Perhaps unsurprisingly, the amendment wasn’t any more popular than the senator himself. The BCRA gasped its last breath at a vote of 43-57.
Mid-summer was busy, and, some might say, dramatic.
The Obamacare Repeal Reconciliation Act (ORRA), an exact copy of the bill that made it through Senate in 2015 only to be vetoed by President Obama, was briefly resuscitated. However, it died (again), this time by a 45-55 vote.
Had it lived, it would have increased the number of uninsured Americans by 32 million. A straight repeal bill, it sought to do away with many taxes and penalties associated with the ACA, premium tax credits to make insurance more affordable, and the coverage requirements of the ACA.
Then came the Health Care Freedom Act (HCFA), more widely known as the Skinny Repeal. Although the CBO wasn’t given enough time to score it, it was said to be similar enough to its predecessors in cuts to Medicaid and the reversal of the individual mandate to safely posit that tens of millions of people would be left uninsured should it pass.
The skinny? No one seemed to be a true fan of the bill, even Republican senators who said they’d vote for it. Their prevailing wisdom was to send it to the House and hope it could undergo reconstructive surgery there.
However, some lawmakers didn’t trust Paul Ryan’s assurance that he wouldn’t push the HCFA through as-is. Senators Susan Collins and Lisa Murkowski voted nay, and Senator John McCain added his memorable eleventh-hour thumbs-down to effectively close the coffin lid on Skinny.
And recess descended upon Washington and lawmakers went home for the break and everyone said that marked the end of Republicans’ attempts at repealing the ACA, which, by that time, had been enjoying heretofore unheard of popularity…
…and everyone was wrong.
Enter the Graham-Cassidy Bill, thought to stand a good chance at passing — no, not because it was substantively different from its predecessors, since by failing to protect pre-existing conditions, it was even worse — but because Republicans would be voting under the budget reconciliation period and therefore only needed 50 yeas.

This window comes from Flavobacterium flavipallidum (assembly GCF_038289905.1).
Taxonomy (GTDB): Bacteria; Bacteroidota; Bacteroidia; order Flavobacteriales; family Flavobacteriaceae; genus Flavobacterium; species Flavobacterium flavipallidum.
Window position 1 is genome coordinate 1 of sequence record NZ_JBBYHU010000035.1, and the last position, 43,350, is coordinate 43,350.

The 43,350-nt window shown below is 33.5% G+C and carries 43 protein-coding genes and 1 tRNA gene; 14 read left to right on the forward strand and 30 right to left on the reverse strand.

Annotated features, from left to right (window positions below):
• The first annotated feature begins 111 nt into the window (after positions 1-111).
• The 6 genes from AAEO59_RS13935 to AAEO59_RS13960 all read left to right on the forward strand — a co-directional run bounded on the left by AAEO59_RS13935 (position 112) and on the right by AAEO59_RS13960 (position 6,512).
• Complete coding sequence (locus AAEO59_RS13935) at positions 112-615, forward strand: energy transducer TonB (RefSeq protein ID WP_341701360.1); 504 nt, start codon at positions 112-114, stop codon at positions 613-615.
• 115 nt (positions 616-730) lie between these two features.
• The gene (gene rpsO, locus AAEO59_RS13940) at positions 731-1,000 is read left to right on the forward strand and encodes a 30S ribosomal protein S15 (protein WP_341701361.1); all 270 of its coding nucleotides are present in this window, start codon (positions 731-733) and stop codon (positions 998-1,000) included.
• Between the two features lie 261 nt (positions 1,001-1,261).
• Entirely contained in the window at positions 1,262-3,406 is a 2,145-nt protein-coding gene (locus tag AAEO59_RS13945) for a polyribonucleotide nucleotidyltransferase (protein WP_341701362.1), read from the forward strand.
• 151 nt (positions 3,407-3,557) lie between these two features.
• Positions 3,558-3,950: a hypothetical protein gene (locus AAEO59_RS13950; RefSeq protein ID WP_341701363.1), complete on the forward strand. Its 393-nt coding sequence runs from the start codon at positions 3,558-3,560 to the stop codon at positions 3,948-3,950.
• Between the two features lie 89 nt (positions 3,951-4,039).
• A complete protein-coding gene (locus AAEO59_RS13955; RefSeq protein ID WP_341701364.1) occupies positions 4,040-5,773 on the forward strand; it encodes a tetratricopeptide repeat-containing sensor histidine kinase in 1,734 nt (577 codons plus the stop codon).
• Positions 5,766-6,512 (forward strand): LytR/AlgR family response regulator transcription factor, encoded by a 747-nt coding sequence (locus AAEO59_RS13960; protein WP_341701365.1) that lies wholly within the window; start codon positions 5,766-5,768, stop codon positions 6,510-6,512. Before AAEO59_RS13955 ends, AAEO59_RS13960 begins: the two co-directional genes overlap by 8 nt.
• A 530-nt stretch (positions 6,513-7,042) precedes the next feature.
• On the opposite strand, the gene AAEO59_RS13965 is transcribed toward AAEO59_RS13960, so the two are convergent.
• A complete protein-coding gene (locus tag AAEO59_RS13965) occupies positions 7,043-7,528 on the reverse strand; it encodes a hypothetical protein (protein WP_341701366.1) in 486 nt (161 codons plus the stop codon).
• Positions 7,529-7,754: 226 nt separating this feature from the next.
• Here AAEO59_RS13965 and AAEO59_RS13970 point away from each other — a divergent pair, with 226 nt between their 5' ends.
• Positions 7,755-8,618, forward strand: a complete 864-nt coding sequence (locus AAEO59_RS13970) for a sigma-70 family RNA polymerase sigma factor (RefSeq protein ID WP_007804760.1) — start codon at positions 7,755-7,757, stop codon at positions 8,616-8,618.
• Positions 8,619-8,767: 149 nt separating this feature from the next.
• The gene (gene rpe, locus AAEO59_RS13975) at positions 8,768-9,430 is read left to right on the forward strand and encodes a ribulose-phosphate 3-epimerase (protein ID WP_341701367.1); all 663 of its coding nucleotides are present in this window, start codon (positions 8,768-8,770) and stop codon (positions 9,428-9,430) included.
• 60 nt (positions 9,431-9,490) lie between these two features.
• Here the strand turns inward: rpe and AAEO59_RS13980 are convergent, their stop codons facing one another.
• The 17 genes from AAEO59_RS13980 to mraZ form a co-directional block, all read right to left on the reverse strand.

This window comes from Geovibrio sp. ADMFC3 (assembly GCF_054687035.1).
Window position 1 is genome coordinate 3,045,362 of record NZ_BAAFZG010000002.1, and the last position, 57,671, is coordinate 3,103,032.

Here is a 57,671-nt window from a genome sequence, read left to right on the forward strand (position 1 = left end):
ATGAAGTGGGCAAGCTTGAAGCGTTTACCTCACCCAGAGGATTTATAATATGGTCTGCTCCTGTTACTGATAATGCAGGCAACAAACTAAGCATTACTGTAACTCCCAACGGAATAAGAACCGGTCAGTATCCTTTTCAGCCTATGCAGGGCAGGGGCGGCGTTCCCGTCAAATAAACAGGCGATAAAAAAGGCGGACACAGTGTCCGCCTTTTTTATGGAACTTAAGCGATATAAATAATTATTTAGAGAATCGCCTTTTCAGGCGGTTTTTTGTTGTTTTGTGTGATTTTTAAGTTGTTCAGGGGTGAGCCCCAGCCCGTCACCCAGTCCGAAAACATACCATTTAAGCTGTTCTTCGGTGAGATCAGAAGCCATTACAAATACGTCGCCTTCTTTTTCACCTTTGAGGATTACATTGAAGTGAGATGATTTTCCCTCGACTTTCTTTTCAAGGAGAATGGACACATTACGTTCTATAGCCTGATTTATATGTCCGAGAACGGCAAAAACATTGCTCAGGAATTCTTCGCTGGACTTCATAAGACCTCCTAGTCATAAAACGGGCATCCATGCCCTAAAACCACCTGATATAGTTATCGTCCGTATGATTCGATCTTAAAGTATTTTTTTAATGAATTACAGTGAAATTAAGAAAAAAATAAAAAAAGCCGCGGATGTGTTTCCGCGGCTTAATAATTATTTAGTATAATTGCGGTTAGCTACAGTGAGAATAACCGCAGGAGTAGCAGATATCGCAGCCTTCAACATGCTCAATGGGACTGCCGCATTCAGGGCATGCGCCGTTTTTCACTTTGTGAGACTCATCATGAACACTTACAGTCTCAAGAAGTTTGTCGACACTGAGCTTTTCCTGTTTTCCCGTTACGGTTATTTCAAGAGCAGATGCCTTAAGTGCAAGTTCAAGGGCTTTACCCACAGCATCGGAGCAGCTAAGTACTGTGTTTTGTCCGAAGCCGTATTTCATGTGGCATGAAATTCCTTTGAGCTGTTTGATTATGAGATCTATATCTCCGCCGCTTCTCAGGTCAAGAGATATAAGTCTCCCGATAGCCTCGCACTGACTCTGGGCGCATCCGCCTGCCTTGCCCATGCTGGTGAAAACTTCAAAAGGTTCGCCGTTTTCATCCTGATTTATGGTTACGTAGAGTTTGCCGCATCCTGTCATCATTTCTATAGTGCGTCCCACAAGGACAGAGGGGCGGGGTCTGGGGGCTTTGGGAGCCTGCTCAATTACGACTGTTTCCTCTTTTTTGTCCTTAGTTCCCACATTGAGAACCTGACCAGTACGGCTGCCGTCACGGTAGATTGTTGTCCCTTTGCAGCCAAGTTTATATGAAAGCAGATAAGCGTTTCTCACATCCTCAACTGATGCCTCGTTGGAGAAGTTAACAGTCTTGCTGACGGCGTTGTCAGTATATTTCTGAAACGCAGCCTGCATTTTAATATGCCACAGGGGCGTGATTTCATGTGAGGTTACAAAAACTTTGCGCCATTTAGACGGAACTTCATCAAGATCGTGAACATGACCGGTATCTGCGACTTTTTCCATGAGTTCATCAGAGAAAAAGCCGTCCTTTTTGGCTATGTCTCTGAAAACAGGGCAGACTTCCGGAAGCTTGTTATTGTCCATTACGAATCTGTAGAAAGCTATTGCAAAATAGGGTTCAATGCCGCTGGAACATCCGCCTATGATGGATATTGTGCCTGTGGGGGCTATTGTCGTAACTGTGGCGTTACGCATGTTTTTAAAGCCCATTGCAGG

Indeed, the “we’ve got to pass something” bill gained momentum as lawmakers tried to speedily shove it over the finish line and as every medical association you can think of (and even late-night comics) re-mustered the energy to emphatically take a stand against it.
In a “Groundhog Day” moment, it became clear the bill didn’t have enough support when Maine Senator Susan Collins (joining Senators McCain and Rand Paul) said she’d vote no.
In a statement, she said: “Sweeping reforms to our health care system and to Medicaid can’t be done well in a compressed time frame, especially when the actual bill is a moving target.”
She added that the Graham-Cassidy Bill would “open the door for states to weaken protections for people with pre-existing conditions, such as asthma, cancer, heart disease, arthritis and diabetes.”
For now, at least, the ACA is the law of the land. But it would be naïve to think Republicans won’t be back to wake the sleeping giant of repeal (with or without replace) at some point, perhaps early 2018. It’s been said Republicans wouldn’t dare try to wrest healthcare away from voters in an election year, but by now informed guesses have been proven wrong often enough that ACA advocates won’t be relaxing anytime soon.